The procurement process – a major part of acquisitions – is so fragmented, complex, opaque and confused, that not even the most sophisticated vendor who routinely deals with the state can claim to have a clear understanding of how all the processes work. Legal and process traps abound, and the lack of transparency in the process creates risks of abuse and unfairness. It is a process laden with multiple layers of bureaucracy that add substantial delays to the acquisition of goods, services and information technology without adding significant value.
The private sector does it better and other governments do it better. Even though there are clearly differences between private sector and public sector procurements, there is much to be learned by examining how sophisticated businesses manage risks and secure best value in their procurements. There is no reason why California today should be lagging behind other governments in acquisition methodologies including, but not limited to, increased use of performance-based contracts, fee-based contracts, strategic sourcing and competitive sourcing.
The need for procurement reform has been well documented for many years; however, the state has so far been unable to make the necessary reforms. The time to adopt more strategically focused procurement and sourcing methodologies has now arrived.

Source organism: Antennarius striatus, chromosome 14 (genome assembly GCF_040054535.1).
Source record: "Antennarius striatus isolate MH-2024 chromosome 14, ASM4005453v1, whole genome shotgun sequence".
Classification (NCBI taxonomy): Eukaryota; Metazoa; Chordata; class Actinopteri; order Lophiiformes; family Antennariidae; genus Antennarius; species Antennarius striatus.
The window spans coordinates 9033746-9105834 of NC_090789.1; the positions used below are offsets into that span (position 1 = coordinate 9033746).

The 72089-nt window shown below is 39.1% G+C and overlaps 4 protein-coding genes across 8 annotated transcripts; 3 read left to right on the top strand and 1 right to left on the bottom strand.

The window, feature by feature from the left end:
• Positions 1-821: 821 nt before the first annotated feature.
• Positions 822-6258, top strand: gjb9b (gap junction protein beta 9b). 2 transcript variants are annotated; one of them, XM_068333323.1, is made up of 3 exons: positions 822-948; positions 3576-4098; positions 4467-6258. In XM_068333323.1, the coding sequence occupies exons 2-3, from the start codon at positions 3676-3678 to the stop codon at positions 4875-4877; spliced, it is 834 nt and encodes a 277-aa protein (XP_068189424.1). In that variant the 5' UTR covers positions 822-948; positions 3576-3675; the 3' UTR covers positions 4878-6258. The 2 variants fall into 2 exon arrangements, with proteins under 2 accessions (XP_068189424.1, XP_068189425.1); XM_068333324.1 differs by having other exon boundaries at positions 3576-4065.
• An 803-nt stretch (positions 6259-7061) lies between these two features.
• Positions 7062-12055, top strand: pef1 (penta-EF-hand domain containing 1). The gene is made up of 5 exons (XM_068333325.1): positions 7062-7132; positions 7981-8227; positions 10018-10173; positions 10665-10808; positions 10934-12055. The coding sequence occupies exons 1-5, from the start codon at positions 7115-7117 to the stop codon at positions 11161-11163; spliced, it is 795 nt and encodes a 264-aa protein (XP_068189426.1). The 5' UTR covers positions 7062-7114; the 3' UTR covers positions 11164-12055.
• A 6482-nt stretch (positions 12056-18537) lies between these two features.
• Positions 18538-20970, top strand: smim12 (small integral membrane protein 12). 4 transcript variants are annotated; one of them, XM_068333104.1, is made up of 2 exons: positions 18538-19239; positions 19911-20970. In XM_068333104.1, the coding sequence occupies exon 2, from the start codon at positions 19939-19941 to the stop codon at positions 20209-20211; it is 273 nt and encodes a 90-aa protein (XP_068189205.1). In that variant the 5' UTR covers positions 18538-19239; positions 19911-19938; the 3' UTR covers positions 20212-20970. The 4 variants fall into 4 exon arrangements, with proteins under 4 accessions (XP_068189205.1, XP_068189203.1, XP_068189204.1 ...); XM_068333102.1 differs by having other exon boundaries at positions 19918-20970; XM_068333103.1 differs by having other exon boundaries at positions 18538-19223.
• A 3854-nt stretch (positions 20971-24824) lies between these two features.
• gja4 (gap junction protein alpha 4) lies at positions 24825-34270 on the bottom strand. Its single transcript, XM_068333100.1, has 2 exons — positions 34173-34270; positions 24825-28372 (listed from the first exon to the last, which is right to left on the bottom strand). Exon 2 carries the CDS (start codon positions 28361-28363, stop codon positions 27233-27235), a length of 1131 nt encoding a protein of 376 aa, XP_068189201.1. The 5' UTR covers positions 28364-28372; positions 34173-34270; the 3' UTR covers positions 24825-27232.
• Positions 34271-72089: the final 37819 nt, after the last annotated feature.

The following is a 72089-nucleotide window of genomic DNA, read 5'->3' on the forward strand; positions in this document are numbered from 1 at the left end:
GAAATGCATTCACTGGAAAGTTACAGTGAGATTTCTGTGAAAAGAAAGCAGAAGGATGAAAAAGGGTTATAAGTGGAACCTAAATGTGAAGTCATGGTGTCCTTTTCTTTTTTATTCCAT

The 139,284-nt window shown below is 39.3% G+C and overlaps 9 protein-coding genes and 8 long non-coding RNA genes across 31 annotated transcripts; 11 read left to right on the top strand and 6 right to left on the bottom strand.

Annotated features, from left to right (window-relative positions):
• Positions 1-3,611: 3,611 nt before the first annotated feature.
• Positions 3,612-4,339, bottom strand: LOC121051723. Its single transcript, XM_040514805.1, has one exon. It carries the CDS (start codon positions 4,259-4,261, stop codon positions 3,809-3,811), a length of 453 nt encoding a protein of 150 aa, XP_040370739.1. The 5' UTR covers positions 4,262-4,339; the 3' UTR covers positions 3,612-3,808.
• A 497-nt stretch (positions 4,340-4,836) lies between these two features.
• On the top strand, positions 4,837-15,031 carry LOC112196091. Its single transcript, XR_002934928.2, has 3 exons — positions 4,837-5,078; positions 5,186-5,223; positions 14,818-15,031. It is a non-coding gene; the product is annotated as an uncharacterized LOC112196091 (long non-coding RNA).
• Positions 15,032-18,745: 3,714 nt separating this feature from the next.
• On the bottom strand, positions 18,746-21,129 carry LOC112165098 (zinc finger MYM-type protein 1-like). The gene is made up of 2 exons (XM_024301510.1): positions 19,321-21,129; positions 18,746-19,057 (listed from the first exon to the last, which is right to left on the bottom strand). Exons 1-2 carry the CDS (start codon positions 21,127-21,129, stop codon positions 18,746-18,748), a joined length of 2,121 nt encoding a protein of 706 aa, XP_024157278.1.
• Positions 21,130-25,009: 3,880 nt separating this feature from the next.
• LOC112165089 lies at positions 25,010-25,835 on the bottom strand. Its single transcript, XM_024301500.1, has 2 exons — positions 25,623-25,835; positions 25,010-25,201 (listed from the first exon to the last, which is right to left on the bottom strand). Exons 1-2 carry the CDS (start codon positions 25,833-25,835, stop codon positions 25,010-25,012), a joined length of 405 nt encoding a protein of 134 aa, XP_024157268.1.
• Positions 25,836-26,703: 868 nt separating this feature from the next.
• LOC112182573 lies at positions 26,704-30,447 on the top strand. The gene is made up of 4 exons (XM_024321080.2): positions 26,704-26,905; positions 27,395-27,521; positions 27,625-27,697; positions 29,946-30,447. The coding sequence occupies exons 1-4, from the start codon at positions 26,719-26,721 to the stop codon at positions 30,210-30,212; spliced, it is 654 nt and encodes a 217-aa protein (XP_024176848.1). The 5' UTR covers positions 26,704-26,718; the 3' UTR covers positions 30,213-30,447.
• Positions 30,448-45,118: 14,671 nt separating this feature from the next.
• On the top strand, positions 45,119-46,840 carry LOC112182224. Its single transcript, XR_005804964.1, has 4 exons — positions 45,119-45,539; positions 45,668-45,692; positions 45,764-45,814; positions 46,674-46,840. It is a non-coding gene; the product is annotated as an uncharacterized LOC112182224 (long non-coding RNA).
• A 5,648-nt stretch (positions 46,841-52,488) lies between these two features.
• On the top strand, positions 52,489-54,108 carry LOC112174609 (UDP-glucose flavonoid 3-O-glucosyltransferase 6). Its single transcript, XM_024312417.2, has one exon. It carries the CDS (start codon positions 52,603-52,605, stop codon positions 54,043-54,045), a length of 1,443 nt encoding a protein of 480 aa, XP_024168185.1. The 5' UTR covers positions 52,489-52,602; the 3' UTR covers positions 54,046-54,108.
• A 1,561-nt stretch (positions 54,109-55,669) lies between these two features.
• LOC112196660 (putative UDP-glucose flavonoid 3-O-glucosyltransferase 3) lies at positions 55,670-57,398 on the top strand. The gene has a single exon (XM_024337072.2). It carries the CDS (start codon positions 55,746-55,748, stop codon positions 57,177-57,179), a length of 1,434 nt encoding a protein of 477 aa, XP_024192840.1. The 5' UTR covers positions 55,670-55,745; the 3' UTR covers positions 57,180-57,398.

The California Performance Review and You
The California Performance Review has an ambitious reform agenda to address the above needs and challenges. The Review is putting into place a robust mechanism and process by which the ideas to implement its reform agenda can be developed in detail and made ready for action.
The California Performance Review has employed over one hundred state analysts and managers to do the needed research and analysis necessary to turn good ideas, no matter their source, into organizational reality for California.
Thank you for providing the California Performance Review your best ideas for improving government by thinking about the four general areas identified in Governor Schwarzenegger’s budget and in his State of the State speech: executive branch reorganization, program performance assessment and budgeting, improved services and productivity and acquisition reform.
The California Performance Review will only be successful with your participation, support and commitment.